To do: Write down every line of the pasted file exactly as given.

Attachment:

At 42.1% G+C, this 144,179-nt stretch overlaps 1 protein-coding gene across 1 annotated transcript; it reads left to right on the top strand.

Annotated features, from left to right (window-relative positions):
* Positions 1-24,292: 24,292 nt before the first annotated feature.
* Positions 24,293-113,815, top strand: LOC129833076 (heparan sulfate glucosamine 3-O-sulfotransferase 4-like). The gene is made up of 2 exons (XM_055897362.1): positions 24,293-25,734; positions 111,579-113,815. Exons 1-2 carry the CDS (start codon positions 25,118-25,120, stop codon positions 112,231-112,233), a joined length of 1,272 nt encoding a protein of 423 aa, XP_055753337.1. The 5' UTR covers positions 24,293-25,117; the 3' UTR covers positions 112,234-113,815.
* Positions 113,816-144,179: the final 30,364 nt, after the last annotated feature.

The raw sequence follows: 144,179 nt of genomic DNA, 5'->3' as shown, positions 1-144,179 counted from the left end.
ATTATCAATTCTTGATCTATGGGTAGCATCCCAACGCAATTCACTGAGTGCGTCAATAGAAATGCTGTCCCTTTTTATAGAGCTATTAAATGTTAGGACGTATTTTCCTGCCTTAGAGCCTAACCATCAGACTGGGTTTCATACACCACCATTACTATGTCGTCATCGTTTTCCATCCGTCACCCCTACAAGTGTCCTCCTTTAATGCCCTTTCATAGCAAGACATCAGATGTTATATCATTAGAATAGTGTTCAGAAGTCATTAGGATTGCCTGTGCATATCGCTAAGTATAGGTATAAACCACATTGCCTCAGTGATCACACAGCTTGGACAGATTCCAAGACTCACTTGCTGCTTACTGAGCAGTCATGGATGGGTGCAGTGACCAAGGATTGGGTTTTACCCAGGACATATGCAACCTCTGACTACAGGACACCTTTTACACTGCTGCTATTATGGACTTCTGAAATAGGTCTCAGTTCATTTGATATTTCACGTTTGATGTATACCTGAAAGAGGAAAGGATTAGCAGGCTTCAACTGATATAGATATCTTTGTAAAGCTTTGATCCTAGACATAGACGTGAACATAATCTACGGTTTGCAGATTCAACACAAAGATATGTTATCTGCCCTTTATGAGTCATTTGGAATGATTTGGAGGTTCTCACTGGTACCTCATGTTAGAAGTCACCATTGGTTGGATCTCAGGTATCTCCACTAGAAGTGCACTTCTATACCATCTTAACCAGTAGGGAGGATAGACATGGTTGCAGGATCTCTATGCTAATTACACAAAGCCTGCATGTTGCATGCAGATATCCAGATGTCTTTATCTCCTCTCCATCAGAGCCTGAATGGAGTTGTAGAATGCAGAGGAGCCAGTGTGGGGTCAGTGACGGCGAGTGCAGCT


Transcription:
At 42.1% G+C, this 144,179-nt stretch overlaps 1 protein-coding gene across 1 annotated transcript; it reads left to right on the top strand.

Annotated features, from left to right (window-relative positions):
* Positions 1-24,292: 24,292 nt before the first annotated feature.
* Positions 24,293-113,815, top strand: LOC129833076 (heparan sulfate glucosamine 3-O-sulfotransferase 4-like). The gene is made up of 2 exons (XM_055897362.1): positions 24,293-25,734; positions 111,579-113,815. Exons 1-2 carry the CDS (start codon positions 25,118-25,120, stop codon positions 112,231-112,233), a joined length of 1,272 nt encoding a protein of 423 aa, XP_055753337.1. The 5' UTR covers positions 24,293-25,117; the 3' UTR covers positions 112,234-113,815.
* Positions 113,816-144,179: the final 30,364 nt, after the last annotated feature.

The raw sequence follows: 144,179 nt of genomic DNA, 5'->3' as shown, positions 1-144,179 counted from the left end.
ATTATCAATTCTTGATCTATGGGTAGCATCCCAACGCAATTCACTGAGTGCGTCAATAGAAATGCTGTCCCTTTTTATAGAGCTATTAAATGTTAGGACGTATTTTCCTGCCTTAGAGCCTAACCATCAGACTGGGTTTCATACACCACCATTACTATGTCGTCATCGTTTTCCATCCGTCACCCCTACAAGTGTCCTCCTTTAATGCCCTTTCATAGCAAGACATCAGATGTTATATCATTAGAATAGTGTTCAGAAGTCATTAGGATTGCCTGTGCATATCGCTAAGTATAGGTATAAACCACATTGCCTCAGTGATCACACAGCTTGGACAGATTCCAAGACTCACTTGCTGCTTACTGAGCAGTCATGGATGGGTGCAGTGACCAAGGATTGGGTTTTACCCAGGACATATGCAACCTCTGACTACAGGACACCTTTTACACTGCTGCTATTATGGACTTCTGAAATAGGTCTCAGTTCATTTGATATTTCACGTTTGATGTATACCTGAAAGAGGAAAGGATTAGCAGGCTTCAACTGATATAGATATCTTTGTAAAGCTTTGATCCTAGACATAGACGTGAACATAATCTACGGTTTGCAGATTCAACACAAAGATATGTTATCTGCCCTTTATGAGTCATTTGGAATGATTTGGAGGTTCTCACTGGTACCTCATGTTAGAAGTCACCATTGGTTGGATCTCAGGTATCTCCACTAGAAGTGCACTTCTATACCATCTTAACCAGTAGGGAGGATAGACATGGTTGCAGGATCTCTATGCTAATTACACAAAGCCTGCATGTTGCATGCAGATATCCAGATGTCTTTATCTCCTCTCCATCAGAGCCTGAATGGAGTTGTAGAATGCAGAGGAGCCAGTGTGGGGTCAGTGACGGCGAGTGCAGCT